You Don’t Need jQuery! – Free yourself from the chains of jQuery by embracing and understanding the modern Web API and discovering various directed libraries to help you fill in the gaps.
The tone is a bit too heavy-handed for my taste, but the code examples here are very handy if you’re weaning yourself off jQuery.
This was a fun podcast—myself and Cyd from Code For America talk to Karen and Ethan about how we worked together. Good times.
The audio is available for your huffduffing pleasure.
This is fascinating—it looks like there might be an entirely practical reason for Microsoft to skip having a version 9 of Windows …and it’s down to crappy pattern-matching code that’s supposed to target Windows 95 and 98.
This is exactly like the crappy user-agent sniffing that forced browsers to lie in their user-agent strings.
A really handy bit of code from Aaron for building a robust file uploader. A way to make your web-based photo sharing more Instagrammy-clever.
A great piece by Erin on the value of a code of conduct for conferences, filled with practical advice.
Once you decide to create a code and do it thoughtfully, you’ll find the internet overflows with resources to help you accomplish your goals, and good people who’ll offer guidance and advice. From my own experience, I can say that specificity and follow-through will make your code practical and give it teeth; humane language and a strong connection to your community will make it feel real and give it a heart.
Those lovely people at Filament Group share some of their techniques for making data tables work across a range of screen sizes.
Ten facets of web development that you can choose to focus on. One of them is from me …but other nine are worth paying attention to.
Scott’s trying to find out the best ways to load critical CSS first and non-critical CSS later. Good discussion ensues.
A lovely little from Josh that allows you to draw shapes in a canvas element and then copy the resulting code.
Those smart people at Filament Group have gathered their open-source code into one handy place. Useful!
I’m not sure if I agree completely with every point, but this is a great shortlist of things you can do to make your code more resilient and understandable (thereby making you, by any sensible definition, a better programmer).
Well, this is pretty nifty: Dan Gilmour is at Indie Web Camp in San Francisco and he’s already got some code up and running on his site.
Y’know, I’m not missing South by Southwest in the slightest this year …but I’m really missing Indie Web Camp.
Tom is running a Node School at 68 Middle Street on the evening of March 27th. I plan to attend and finally wrap my head around all this Node stuff.
Mike writes about what it was like being a client for a change. After working with him on the Code for America project, I can personally vouch for him as a dream client:
Clearleft’s pattern deliverables are the special-special that made the final work so strong. Jon Aizlewood’s introduction to the concept convinced me to contact Clearleft. Jeremy Keith’s interest in design systems kicked off the process, and Anna Debenham’s fucking rock star delivery brought it all home.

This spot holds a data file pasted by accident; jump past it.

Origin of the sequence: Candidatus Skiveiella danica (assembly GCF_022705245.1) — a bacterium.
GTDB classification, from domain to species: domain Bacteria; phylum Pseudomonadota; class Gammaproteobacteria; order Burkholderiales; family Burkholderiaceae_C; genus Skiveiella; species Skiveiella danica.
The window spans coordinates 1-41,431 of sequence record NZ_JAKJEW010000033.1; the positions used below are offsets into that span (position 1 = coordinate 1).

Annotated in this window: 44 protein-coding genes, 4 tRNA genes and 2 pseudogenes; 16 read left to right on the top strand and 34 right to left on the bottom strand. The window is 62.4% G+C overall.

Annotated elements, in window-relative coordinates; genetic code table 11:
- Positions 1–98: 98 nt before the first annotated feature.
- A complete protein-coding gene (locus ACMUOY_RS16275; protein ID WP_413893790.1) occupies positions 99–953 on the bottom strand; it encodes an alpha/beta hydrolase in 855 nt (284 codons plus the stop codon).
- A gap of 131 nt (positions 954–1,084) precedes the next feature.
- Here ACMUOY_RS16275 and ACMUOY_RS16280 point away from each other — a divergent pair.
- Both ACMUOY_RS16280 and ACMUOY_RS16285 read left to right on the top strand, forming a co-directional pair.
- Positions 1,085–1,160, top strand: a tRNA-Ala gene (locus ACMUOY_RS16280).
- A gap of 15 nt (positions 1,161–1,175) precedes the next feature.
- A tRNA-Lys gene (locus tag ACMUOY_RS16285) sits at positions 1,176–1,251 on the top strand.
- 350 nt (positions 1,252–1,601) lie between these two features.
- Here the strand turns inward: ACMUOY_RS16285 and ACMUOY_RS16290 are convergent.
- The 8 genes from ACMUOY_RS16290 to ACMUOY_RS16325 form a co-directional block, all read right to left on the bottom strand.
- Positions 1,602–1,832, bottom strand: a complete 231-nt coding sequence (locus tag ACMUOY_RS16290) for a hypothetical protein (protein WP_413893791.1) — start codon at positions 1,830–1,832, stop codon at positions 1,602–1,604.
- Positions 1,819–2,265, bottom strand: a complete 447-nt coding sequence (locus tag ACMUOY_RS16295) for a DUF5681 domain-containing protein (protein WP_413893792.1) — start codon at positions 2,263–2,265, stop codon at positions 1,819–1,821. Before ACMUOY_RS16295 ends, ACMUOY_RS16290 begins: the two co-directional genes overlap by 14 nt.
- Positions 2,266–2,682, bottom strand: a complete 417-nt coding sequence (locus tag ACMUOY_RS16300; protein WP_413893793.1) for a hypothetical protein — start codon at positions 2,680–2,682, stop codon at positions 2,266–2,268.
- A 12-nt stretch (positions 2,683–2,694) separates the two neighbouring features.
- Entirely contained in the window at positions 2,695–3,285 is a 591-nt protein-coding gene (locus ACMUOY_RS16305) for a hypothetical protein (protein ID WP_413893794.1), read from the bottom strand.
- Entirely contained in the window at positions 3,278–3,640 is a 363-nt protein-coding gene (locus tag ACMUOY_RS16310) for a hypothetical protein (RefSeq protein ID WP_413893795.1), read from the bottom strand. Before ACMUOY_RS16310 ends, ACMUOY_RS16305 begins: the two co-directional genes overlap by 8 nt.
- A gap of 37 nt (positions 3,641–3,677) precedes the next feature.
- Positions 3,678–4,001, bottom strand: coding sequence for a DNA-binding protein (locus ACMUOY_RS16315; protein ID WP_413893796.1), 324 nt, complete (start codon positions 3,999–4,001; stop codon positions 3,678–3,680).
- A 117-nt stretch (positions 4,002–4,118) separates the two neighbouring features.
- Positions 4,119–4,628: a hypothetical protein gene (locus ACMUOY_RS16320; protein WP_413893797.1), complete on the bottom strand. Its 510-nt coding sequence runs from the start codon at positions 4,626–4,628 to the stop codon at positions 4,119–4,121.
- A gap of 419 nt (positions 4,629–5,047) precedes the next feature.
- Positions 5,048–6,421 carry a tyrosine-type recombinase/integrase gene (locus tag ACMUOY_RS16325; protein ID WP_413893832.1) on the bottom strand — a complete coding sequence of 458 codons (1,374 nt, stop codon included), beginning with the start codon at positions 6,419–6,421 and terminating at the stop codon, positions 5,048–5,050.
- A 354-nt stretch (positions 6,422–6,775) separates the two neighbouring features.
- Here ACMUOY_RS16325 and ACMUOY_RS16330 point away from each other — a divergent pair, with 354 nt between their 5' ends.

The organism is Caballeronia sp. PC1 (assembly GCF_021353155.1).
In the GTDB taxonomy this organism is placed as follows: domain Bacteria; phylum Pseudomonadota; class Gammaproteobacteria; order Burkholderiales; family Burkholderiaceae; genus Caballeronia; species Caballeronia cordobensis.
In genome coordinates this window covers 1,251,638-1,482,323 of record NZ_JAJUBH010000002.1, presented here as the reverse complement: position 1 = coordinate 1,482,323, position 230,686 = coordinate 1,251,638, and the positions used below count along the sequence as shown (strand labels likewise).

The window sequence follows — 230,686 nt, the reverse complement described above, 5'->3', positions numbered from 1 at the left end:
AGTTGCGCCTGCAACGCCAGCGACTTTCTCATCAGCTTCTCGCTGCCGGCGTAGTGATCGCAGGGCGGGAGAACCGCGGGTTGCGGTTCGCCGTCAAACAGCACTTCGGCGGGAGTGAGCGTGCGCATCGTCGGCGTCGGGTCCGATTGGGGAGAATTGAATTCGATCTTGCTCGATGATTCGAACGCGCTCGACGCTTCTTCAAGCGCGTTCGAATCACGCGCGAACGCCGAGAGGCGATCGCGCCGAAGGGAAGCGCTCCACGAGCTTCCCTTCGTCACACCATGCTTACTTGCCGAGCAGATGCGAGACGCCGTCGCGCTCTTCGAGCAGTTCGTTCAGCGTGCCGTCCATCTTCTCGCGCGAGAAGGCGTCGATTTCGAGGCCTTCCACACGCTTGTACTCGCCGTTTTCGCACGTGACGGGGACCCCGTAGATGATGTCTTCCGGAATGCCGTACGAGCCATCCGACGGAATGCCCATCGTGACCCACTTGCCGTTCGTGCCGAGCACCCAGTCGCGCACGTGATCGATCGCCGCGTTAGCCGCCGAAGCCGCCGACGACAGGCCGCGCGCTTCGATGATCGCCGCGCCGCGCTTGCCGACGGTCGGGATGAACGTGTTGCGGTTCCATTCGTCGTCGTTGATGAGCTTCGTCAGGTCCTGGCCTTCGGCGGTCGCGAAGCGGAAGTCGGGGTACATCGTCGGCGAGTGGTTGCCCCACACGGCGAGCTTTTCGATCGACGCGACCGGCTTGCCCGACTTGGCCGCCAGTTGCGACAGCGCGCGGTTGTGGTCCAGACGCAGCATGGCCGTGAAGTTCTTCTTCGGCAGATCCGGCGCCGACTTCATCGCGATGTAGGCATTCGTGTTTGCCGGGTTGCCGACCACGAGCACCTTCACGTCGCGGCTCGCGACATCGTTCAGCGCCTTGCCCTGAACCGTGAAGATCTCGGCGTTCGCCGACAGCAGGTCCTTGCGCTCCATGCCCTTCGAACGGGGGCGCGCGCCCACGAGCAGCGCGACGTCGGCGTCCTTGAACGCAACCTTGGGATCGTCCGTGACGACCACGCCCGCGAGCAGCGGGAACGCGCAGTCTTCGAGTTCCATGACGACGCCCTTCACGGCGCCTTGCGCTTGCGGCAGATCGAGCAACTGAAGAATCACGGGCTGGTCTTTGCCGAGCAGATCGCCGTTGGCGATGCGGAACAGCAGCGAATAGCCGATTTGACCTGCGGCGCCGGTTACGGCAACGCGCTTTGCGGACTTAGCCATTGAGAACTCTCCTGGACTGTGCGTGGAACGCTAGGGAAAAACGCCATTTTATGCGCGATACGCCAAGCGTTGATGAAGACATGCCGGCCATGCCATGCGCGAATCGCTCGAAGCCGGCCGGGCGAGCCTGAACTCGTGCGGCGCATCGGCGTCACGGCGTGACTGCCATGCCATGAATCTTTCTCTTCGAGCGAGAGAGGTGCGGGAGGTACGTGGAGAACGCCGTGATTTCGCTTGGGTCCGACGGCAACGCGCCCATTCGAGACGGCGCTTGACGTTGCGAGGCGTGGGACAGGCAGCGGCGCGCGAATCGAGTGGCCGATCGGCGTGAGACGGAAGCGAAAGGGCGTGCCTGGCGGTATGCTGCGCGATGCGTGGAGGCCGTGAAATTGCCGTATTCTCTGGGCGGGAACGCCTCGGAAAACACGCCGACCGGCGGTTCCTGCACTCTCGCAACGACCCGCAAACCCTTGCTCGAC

Great stuff from James Wragg and the gang at Madgex: a way of lazy-loading ads for responsive sites without messing with the ad code.
Nice! A Yeoman generator for scaffolding your own pattern primer.
(Those are just words, aren’t they? Y’know, as opposed to a sentence that would actually make sense to most right-thinking people.)
A great post from Anna on the front-end styleguides she’s worked on for A List Apart and Code for America. ‘Twas a pleasure working with her on the Code for America project.
A-mer-ica! Fuck yeah!
Don’t get me wrong: jQuery is great, but for a lot of projects, you might not need 90% of the functionality it provides. So try starting with vanilla JS and only pulling in jQuery if and when you need it.
There’s something very satisfying about this televisual sleuthing:
Images of the computer code appearing in TV and films and what they really are.
Here’s a heartwarming tale. It starts out as a description of processing.js project for Code Club (which is already a great story) and then morphs into a description of how anyone can contribute to make a codebase better …resulting in a lovely pull request on Github.
Some excellent research for web developers: find out which unicode characters have the widest support—release useful for choosing icons.
This is handy: a version of my pattern primer that can be run with Grunt.
Good luck getting that script updated for the thousands of sites and applications, you say to yourself, where it’s laying dormant just waiting to send devices the wrong content based on a UA substring.
Some good advice on how to mothball (rather than destroy) a project when it reaches the end of its useful life. In short, build a switch so that, when the worst comes to the worst, you can output static files and walk away.
In all your excitement starting a new project, spend a little time thinking about the end.
Planetary: collecting and preserving code as a living object | Smithsonian Cooper-Hewitt, National Design Museum in New York
Aaron Straup-Cope and Seb Chan on the challenges of adding (and keeping) code to the Cooper-Hewitt collection: